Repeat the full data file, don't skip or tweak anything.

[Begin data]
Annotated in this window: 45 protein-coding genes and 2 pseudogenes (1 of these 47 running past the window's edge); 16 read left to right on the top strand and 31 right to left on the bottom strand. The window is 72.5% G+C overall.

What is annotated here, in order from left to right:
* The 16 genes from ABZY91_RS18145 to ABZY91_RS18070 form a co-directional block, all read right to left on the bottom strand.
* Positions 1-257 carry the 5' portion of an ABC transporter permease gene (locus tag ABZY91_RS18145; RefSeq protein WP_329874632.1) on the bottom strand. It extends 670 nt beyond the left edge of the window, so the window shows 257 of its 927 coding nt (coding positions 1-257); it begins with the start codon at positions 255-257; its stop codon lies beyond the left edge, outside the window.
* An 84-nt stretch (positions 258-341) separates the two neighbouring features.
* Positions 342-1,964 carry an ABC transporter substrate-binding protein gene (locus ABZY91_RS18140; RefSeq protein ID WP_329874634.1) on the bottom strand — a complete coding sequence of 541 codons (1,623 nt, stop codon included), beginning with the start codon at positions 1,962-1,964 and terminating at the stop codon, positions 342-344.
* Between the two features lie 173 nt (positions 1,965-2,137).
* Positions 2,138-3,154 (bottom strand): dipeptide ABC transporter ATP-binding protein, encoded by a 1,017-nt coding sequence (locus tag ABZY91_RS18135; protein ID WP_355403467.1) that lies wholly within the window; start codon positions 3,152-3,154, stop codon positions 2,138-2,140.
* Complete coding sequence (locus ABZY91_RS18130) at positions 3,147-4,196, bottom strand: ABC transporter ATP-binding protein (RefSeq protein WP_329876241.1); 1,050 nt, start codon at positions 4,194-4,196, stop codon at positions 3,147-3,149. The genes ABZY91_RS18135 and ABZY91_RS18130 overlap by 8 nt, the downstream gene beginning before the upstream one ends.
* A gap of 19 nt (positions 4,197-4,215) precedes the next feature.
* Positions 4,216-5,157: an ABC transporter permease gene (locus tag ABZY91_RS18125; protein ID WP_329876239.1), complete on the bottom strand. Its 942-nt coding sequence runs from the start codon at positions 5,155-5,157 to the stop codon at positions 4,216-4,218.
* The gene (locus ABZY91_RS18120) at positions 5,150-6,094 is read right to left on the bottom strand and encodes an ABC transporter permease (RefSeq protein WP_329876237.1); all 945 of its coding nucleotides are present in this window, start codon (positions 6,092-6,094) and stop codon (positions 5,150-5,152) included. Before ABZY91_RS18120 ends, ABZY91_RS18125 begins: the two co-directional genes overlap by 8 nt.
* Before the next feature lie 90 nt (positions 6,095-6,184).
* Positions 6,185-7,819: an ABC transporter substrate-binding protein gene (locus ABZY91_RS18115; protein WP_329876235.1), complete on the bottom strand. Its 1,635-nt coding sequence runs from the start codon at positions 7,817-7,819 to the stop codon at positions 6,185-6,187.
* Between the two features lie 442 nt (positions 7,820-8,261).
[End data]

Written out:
Annotated in this window: 45 protein-coding genes and 2 pseudogenes (1 of these 47 running past the window's edge); 16 read left to right on the top strand and 31 right to left on the bottom strand. The window is 72.5% G+C overall.

What is annotated here, in order from left to right:
* The 16 genes from ABZY91_RS18145 to ABZY91_RS18070 form a co-directional block, all read right to left on the bottom strand.
* Positions 1-257 carry the 5' portion of an ABC transporter permease gene (locus tag ABZY91_RS18145; RefSeq protein WP_329874632.1) on the bottom strand. It extends 670 nt beyond the left edge of the window, so the window shows 257 of its 927 coding nt (coding positions 1-257); it begins with the start codon at positions 255-257; its stop codon lies beyond the left edge, outside the window.
* An 84-nt stretch (positions 258-341) separates the two neighbouring features.
* Positions 342-1,964 carry an ABC transporter substrate-binding protein gene (locus ABZY91_RS18140; RefSeq protein ID WP_329874634.1) on the bottom strand — a complete coding sequence of 541 codons (1,623 nt, stop codon included), beginning with the start codon at positions 1,962-1,964 and terminating at the stop codon, positions 342-344.
* Between the two features lie 173 nt (positions 1,965-2,137).
* Positions 2,138-3,154 (bottom strand): dipeptide ABC transporter ATP-binding protein, encoded by a 1,017-nt coding sequence (locus tag ABZY91_RS18135; protein ID WP_355403467.1) that lies wholly within the window; start codon positions 3,152-3,154, stop codon positions 2,138-2,140.
* Complete coding sequence (locus ABZY91_RS18130) at positions 3,147-4,196, bottom strand: ABC transporter ATP-binding protein (RefSeq protein WP_329876241.1); 1,050 nt, start codon at positions 4,194-4,196, stop codon at positions 3,147-3,149. The genes ABZY91_RS18135 and ABZY91_RS18130 overlap by 8 nt, the downstream gene beginning before the upstream one ends.
* A gap of 19 nt (positions 4,197-4,215) precedes the next feature.
* Positions 4,216-5,157: an ABC transporter permease gene (locus tag ABZY91_RS18125; protein ID WP_329876239.1), complete on the bottom strand. Its 942-nt coding sequence runs from the start codon at positions 5,155-5,157 to the stop codon at positions 4,216-4,218.
* The gene (locus ABZY91_RS18120) at positions 5,150-6,094 is read right to left on the bottom strand and encodes an ABC transporter permease (RefSeq protein WP_329876237.1); all 945 of its coding nucleotides are present in this window, start codon (positions 6,092-6,094) and stop codon (positions 5,150-5,152) included. Before ABZY91_RS18120 ends, ABZY91_RS18125 begins: the two co-directional genes overlap by 8 nt.
* Before the next feature lie 90 nt (positions 6,095-6,184).
* Positions 6,185-7,819: an ABC transporter substrate-binding protein gene (locus ABZY91_RS18115; protein WP_329876235.1), complete on the bottom strand. Its 1,635-nt coding sequence runs from the start codon at positions 7,817-7,819 to the stop codon at positions 6,185-6,187.
* Between the two features lie 442 nt (positions 7,820-8,261).